Public appearanceEdit

Grassi has become known for being fashion forward and adventurous; he feels "self expression, especially through fashion is so important" for him.[2] He explains he has a "totally avant garde interest in art, fashion and music", and a duality with Pentatonix to respect the business and fan base at the same time.[2] He is inspired by "late '80s, early '90s", and interested in vintage Martin Margiela, a Belgium fashion designer; and Demna Gvasalia, a French designer, and creative director of Balenciaga and Vetements.[2]

Personal lifeEdit

Grassi is openly gay; Out readers voted him the second-most eligible gay bachelor behind Adam Lambert in 2017.[51] He is known for playing with gender expression, such as wearing a dress and heels,[52] and has stated that he accepts both he/him and she/her pronouns.[53]

In 2018, Grassi bought a house above Mulholland Drive in the Hollywood Hills for $1.73 million; the single-story, two bedroom home includes views of Griffith Park and the Hollywood sign.[54] To address not being able to record as a group because of the COVID-19 (coronavirus) pandemic, Pentatonix's label, RCA Records, financed in-home studios for each member.[55] He put it up for sale in 2020.[54]

During the 2020 COVID-19 pandemic, Grassi noted his veganism was vital to his self care. When asked "When you’re able to leave the house again, what’s one thing you’ll never leave without?", he answered marijuana.[11]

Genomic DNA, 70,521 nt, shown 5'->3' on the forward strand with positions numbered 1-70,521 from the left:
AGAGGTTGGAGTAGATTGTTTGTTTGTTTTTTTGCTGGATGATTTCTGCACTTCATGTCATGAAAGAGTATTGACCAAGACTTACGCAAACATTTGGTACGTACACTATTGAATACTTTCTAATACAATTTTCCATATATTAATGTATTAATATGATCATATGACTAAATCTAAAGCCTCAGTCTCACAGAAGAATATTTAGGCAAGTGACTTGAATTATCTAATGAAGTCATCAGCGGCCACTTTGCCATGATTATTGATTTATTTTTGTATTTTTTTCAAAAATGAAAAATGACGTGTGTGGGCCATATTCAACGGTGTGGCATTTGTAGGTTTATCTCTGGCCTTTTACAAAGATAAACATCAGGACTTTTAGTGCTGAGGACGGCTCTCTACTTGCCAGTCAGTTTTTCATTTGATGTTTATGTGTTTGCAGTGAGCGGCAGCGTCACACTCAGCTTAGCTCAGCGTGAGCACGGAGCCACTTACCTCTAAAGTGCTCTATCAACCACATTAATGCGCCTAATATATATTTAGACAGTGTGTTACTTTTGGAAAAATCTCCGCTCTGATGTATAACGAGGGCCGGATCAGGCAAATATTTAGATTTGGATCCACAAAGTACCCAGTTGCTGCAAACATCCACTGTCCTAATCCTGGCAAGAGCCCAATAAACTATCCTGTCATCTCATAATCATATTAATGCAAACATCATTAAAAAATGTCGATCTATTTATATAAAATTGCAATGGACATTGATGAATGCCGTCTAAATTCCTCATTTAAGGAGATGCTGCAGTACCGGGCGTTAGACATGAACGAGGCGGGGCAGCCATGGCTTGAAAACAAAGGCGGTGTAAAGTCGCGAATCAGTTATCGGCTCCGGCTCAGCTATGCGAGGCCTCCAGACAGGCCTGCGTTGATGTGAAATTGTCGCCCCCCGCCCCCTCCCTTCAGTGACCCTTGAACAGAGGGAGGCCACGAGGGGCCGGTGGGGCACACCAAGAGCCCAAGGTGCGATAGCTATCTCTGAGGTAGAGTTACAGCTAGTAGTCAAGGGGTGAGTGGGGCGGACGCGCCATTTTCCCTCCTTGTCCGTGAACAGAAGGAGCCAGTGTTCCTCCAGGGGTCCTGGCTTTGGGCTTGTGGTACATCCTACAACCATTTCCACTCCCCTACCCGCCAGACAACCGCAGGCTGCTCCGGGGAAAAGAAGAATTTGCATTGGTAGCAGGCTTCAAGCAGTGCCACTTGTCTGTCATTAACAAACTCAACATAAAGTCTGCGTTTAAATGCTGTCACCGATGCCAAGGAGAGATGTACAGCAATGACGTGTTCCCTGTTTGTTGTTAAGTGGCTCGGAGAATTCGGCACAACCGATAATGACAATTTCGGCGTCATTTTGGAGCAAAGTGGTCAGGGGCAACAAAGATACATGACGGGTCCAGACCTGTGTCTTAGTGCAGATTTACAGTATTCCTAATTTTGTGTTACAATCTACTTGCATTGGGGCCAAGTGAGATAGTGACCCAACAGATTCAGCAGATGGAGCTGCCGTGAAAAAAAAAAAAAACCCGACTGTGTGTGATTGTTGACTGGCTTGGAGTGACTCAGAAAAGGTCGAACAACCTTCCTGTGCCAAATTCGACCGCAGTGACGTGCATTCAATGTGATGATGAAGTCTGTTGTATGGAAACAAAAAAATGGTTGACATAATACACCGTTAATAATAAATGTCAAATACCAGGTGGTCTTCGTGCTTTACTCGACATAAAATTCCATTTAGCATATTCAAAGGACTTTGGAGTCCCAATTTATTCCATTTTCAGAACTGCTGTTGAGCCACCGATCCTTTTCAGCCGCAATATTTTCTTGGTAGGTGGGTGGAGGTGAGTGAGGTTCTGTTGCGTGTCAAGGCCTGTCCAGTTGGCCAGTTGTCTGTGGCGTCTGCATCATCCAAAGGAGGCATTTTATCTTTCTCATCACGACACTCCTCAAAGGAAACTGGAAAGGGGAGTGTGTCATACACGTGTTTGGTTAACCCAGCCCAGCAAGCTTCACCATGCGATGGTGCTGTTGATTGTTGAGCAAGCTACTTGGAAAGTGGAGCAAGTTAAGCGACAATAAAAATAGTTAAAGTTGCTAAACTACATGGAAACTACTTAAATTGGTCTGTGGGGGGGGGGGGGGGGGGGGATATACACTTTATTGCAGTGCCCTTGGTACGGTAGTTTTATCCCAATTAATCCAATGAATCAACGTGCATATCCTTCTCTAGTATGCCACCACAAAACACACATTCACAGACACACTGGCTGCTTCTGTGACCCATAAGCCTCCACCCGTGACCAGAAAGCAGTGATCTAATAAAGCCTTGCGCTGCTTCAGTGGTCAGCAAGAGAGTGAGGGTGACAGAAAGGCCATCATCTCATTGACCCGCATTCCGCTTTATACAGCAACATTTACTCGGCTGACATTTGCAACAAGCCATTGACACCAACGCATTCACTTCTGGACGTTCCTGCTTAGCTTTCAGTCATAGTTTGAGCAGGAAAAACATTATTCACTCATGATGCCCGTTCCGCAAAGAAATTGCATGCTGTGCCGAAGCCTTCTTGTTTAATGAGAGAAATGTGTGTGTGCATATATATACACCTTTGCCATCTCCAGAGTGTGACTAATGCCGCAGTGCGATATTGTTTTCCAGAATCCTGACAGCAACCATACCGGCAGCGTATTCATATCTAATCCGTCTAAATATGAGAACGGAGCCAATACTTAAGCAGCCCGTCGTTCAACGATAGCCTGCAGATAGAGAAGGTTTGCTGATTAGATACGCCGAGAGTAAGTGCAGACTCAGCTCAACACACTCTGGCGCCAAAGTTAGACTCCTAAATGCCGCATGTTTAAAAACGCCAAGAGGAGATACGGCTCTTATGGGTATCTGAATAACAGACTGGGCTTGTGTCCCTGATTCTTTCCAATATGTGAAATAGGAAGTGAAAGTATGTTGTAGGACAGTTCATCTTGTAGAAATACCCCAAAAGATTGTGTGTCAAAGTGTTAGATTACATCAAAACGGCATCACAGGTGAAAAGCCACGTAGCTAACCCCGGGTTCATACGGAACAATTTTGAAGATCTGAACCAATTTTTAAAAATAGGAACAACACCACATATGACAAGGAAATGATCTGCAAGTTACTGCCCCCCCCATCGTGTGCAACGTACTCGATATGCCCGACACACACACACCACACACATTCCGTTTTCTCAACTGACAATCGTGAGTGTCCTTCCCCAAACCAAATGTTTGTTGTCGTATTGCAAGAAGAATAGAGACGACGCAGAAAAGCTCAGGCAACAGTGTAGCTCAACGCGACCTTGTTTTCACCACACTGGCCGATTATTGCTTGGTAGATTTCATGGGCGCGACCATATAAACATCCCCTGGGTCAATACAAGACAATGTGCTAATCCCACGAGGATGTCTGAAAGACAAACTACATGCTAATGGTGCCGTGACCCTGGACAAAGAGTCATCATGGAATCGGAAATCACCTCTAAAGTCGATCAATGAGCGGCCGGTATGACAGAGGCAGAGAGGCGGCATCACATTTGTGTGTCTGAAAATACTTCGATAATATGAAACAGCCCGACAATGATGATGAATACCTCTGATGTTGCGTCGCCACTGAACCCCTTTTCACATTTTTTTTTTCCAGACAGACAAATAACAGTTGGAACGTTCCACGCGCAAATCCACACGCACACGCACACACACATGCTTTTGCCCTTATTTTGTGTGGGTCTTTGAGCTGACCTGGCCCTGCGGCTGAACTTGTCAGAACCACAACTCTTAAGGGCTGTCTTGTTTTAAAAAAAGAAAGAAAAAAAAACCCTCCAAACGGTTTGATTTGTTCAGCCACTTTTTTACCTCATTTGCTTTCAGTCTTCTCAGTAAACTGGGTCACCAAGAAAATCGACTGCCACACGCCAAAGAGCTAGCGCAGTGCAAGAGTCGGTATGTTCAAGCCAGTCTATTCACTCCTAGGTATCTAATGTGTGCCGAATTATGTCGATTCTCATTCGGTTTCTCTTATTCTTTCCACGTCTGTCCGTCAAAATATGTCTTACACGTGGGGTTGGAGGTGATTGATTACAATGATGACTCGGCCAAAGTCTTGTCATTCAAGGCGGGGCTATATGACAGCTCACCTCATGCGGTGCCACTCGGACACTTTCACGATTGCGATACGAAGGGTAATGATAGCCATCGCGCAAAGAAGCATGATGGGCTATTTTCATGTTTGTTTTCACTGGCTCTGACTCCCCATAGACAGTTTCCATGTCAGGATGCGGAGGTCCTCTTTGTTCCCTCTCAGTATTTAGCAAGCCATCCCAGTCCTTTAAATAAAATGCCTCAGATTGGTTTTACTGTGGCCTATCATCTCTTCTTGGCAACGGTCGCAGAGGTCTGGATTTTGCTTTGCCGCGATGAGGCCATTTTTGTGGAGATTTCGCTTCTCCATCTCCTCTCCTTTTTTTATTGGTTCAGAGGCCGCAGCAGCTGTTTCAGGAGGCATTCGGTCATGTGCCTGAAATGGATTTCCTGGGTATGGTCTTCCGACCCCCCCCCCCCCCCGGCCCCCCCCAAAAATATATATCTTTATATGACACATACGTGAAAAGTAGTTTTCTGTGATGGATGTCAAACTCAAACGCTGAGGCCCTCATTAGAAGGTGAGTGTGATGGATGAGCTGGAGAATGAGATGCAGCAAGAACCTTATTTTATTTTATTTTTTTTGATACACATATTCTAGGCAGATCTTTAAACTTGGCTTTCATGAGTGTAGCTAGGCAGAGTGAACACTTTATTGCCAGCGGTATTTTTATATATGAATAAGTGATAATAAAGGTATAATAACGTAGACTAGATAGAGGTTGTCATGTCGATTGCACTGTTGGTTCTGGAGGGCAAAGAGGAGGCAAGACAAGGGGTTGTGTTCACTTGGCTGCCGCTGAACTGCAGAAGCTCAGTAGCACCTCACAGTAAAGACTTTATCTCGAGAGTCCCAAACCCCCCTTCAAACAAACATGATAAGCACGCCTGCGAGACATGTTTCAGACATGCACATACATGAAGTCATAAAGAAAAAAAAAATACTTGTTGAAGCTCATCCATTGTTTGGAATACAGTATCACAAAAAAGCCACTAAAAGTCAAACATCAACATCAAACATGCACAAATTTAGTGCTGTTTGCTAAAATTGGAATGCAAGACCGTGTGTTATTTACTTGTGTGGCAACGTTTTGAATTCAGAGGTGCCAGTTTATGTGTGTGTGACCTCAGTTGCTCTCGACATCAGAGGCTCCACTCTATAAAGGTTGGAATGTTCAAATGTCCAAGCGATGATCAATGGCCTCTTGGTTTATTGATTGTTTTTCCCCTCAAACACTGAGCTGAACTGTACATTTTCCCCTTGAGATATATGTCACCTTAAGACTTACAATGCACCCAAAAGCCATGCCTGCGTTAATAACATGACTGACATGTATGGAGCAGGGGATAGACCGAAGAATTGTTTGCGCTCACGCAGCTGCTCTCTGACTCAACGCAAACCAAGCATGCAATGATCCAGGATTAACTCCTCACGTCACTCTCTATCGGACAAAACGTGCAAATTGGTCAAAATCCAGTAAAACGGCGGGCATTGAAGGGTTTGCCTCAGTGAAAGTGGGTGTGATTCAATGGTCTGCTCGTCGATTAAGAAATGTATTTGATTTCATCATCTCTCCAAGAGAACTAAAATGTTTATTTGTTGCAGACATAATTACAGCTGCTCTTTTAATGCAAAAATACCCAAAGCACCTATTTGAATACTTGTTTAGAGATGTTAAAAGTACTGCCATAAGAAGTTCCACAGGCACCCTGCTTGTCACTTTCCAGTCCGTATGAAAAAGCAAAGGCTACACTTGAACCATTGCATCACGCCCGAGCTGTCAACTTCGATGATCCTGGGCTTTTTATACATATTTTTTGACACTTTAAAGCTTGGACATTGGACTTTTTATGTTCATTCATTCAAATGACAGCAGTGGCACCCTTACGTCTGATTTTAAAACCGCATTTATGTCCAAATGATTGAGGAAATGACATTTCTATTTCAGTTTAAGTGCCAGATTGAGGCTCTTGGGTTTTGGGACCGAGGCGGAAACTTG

Awards and nominationsEdit

World Choreography AwardsEdit

Year Category Work Result Ref.
2017 Best Choreography in a Music Video Sweet Life Won [56]
Daytime Emmy Awards
Year Category Work Result Ref.
2017 Outstanding Musical Performance in a Daytime Program "God Rest Ye Merry Gentlemen" on Rachael Ray Won [57]
Grammy Awards
Year Category Work Result Ref.
2015 Best Arrangement, Instrumental or A Cappella "Daft Punk" Won [58]
2016 "Dance of the Sugar Plum Fairy" Won [59]
2017 Best Country Duo/Group Performance "Jolene" (ft. Dolly Parton) Won [60]
Streamy Awards
Year Category Work Result Ref.
2014 Best Cover Song "Daft Punk" Won [61]
Best Original Song "Love Again" Won [61]
Best Musical Artist Pentatonix Nominated [61]
2015 Best Collaboration Pentatonix and Lindsey Stirling Nominated [62]
Best Cover Song "Evolution of Michael Jackson" Nominated [62]
YouTube Music Awards
Year Category Work Result Ref.
2013 Response of the Year "Radioactive" (with Lindsey Stirling) Won [63]
2015 Artist of the Year Pentatonix Won [64]
Shorty Awards
Year Category Work Result Ref.
2015 Best YouTube Musician Pentatonix Won [65]
Billboard Music Awards
Year Category Work Result Ref.
2015 Top Billboard 200 Album That's Christmas to Me Nominated [66]
Top Billboard 200 Artist Pentatonix Nominated [67]
Nickelodeon Kids' Choice Awards
Year Category Work Result Ref.
2016 Favorite Music Group Pentatonix Nominated [68]
2017 Nominated [69]
IHeartRadio Music Awards
Year Category Work Result Ref.
2016 Best Cover Song "Cheerleader" Nominated [70]
Webby Awards
Year Category Work Result Ref.
2016 Video Remixes/Mashups Evolution of Michael Jackson Nominated [71]

ReferencesEdit

  1. ^ Grassi uses both he/him and she/her pronouns. This article uses masculine pronouns for consistency.
  2. ^ Having Epic drop them from the label also opened the path for their manager to get them out of their reality show contract.[25]